For more than a century, clinicians have tried to understand the association between depression and alcohol dependence, which co-occur in a third of individuals with either condition. In a chicken-or-egg-type conundrum, some believe alcoholism causes depression, either through direct pharmacologic effects on the brain or indirectly through negative social consequences, while others contend that depression can lead to alcoholism in individuals who use alcohol to self-medicate. Yet a third hypothesis suggests that shared genetic factors predispose some people to both disorders.
Now, new research from geneticist Shizhong Han, who joined the psychiatry faculty in August, gives credence to the third theory. His study, published online in JAMA Psychiatry, analyzed the depression polygenic risk score (PRS)—a measure of depression risk that incorporates many genetic variations across the genome—of 3,871 patients with alcohol dependence and 3,347 healthy controls who participated in four large genome-wide association studies: the Collaborative Study on the Genetics of Alcoholism; the Study of Addiction, Genetics and Environment (SAGE); the Yale-Penn genetic study of substance dependence; and the National Health and Resilience in Veterans Study (NHRVS).
In the work, an elevated PRS for major depressive disorder was found to also convey a significant increase in risk for alcohol dependence, suggesting that a shared genetic susceptibility contributes to the co-occurrence of both conditions.
This marks the first time scientists have provided evidence of this theory at the molecular genetics level on a genome-wide scale, says Han. Adds Psychiatry Director James “Jimmy” Potash, a study co-author, “The thing that’s so interesting is that we now have this powerful molecular genetic toolset that can actually give us a definitive answer after decades of people speculating or looking at tangential, indirect evidence.”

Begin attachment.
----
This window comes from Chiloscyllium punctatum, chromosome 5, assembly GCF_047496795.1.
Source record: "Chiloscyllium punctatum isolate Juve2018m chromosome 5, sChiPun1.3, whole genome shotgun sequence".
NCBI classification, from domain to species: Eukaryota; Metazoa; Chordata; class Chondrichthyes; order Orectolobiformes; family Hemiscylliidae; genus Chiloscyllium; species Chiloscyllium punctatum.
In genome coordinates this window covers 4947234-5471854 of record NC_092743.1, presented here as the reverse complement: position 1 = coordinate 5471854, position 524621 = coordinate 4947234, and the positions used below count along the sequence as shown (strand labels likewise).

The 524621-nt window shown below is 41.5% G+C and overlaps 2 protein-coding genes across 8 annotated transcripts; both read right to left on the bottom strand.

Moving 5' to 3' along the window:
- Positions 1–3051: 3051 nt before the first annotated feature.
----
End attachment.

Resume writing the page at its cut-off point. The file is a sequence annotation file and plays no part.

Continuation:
For Potash, this line of investigation has come full circle. He first researched the link between alcohol and mood disorders as a psychiatry resident here in 1996, under former director Ray DePaulo, who had just received a philanthropic donation to examine the association. Then, the first step was studying how mental health problems ran in families; Potash published a paper in the American Journal of Psychiatry demonstrating that a subset of families with bipolar disorder also tended to have high rates of alcoholism and attempted suicide.
“We now have this molecular genetic information from millions of places in the genome on many thousands of people that can help find specific areas in the genome contributing to disease or highlight a particular individual’s risk for alcoholism and depression,” Potash says. “It’s very much a molecular extension of the same thing I was interested in 20 years ago, and it very clearly demonstrates that, yes, there is a shared genetic risk for both alcohol dependence and depression.”
Next, Han says, they’d like to identify particular genes or biological pathways underlying both disorders as well as determine to what extent other substance use disorders might also share in this common susceptibility.